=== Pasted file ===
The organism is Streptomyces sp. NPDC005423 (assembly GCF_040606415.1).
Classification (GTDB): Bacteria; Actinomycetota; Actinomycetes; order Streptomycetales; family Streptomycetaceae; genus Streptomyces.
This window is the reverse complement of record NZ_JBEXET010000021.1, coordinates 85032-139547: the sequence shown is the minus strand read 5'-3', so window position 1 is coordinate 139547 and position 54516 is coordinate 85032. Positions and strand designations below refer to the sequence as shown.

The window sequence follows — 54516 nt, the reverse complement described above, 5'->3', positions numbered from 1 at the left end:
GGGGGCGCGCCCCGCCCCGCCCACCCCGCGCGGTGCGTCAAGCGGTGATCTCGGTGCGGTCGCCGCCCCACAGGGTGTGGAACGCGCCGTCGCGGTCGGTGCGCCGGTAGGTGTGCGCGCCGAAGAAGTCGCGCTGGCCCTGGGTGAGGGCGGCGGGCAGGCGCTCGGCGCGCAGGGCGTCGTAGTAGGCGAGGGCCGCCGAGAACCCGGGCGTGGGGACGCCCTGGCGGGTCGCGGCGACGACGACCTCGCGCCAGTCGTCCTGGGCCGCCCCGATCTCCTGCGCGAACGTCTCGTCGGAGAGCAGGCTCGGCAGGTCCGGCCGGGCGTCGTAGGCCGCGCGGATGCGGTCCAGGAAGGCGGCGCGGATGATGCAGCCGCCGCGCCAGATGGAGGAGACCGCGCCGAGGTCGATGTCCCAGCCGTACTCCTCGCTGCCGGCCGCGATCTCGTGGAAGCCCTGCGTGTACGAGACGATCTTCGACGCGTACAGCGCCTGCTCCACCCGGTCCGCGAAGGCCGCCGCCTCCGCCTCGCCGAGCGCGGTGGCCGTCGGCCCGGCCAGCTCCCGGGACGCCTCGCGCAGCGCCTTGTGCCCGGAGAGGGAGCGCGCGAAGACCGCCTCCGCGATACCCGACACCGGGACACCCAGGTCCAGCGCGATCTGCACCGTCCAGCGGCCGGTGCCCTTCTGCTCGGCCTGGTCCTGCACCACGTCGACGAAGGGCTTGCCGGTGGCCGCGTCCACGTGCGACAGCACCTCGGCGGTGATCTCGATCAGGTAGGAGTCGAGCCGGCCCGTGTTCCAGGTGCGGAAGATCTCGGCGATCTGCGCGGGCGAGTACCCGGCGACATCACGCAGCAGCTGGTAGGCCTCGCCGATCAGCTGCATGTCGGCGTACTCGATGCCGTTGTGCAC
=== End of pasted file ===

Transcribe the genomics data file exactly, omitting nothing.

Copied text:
The organism is Streptomyces sp. NPDC005423 (assembly GCF_040606415.1).
Classification (GTDB): Bacteria; Actinomycetota; Actinomycetes; order Streptomycetales; family Streptomycetaceae; genus Streptomyces.
This window is the reverse complement of record NZ_JBEXET010000021.1, coordinates 85032-139547: the sequence shown is the minus strand read 5'-3', so window position 1 is coordinate 139547 and position 54516 is coordinate 85032. Positions and strand designations below refer to the sequence as shown.

The window sequence follows — 54516 nt, the reverse complement described above, 5'->3', positions numbered from 1 at the left end:
GGGGGCGCGCCCCGCCCCGCCCACCCCGCGCGGTGCGTCAAGCGGTGATCTCGGTGCGGTCGCCGCCCCACAGGGTGTGGAACGCGCCGTCGCGGTCGGTGCGCCGGTAGGTGTGCGCGCCGAAGAAGTCGCGCTGGCCCTGGGTGAGGGCGGCGGGCAGGCGCTCGGCGCGCAGGGCGTCGTAGTAGGCGAGGGCCGCCGAGAACCCGGGCGTGGGGACGCCCTGGCGGGTCGCGGCGACGACGACCTCGCGCCAGTCGTCCTGGGCCGCCCCGATCTCCTGCGCGAACGTCTCGTCGGAGAGCAGGCTCGGCAGGTCCGGCCGGGCGTCGTAGGCCGCGCGGATGCGGTCCAGGAAGGCGGCGCGGATGATGCAGCCGCCGCGCCAGATGGAGGAGACCGCGCCGAGGTCGATGTCCCAGCCGTACTCCTCGCTGCCGGCCGCGATCTCGTGGAAGCCCTGCGTGTACGAGACGATCTTCGACGCGTACAGCGCCTGCTCCACCCGGTCCGCGAAGGCCGCCGCCTCCGCCTCGCCGAGCGCGGTGGCCGTCGGCCCGGCCAGCTCCCGGGACGCCTCGCGCAGCGCCTTGTGCCCGGAGAGGGAGCGCGCGAAGACCGCCTCCGCGATACCCGACACCGGGACACCCAGGTCCAGCGCGATCTGCACCGTCCAGCGGCCGGTGCCCTTCTGCTCGGCCTGGTCCTGCACCACGTCGACGAAGGGCTTGCCGGTGGCCGCGTCCACGTGCGACAGCACCTCGGCGGTGATCTCGATCAGGTAGGAGTCGAGCCGGCCCGTGTTCCAGGTGCGGAAGATCTCGGCGATCTGCGCGGGCGAGTACCCGGCGACATCACGCAGCAGCTGGTAGGCCTCGCCGATCAGCTGCATGTCGGCGTACTCGATGCCGTTGTGCAC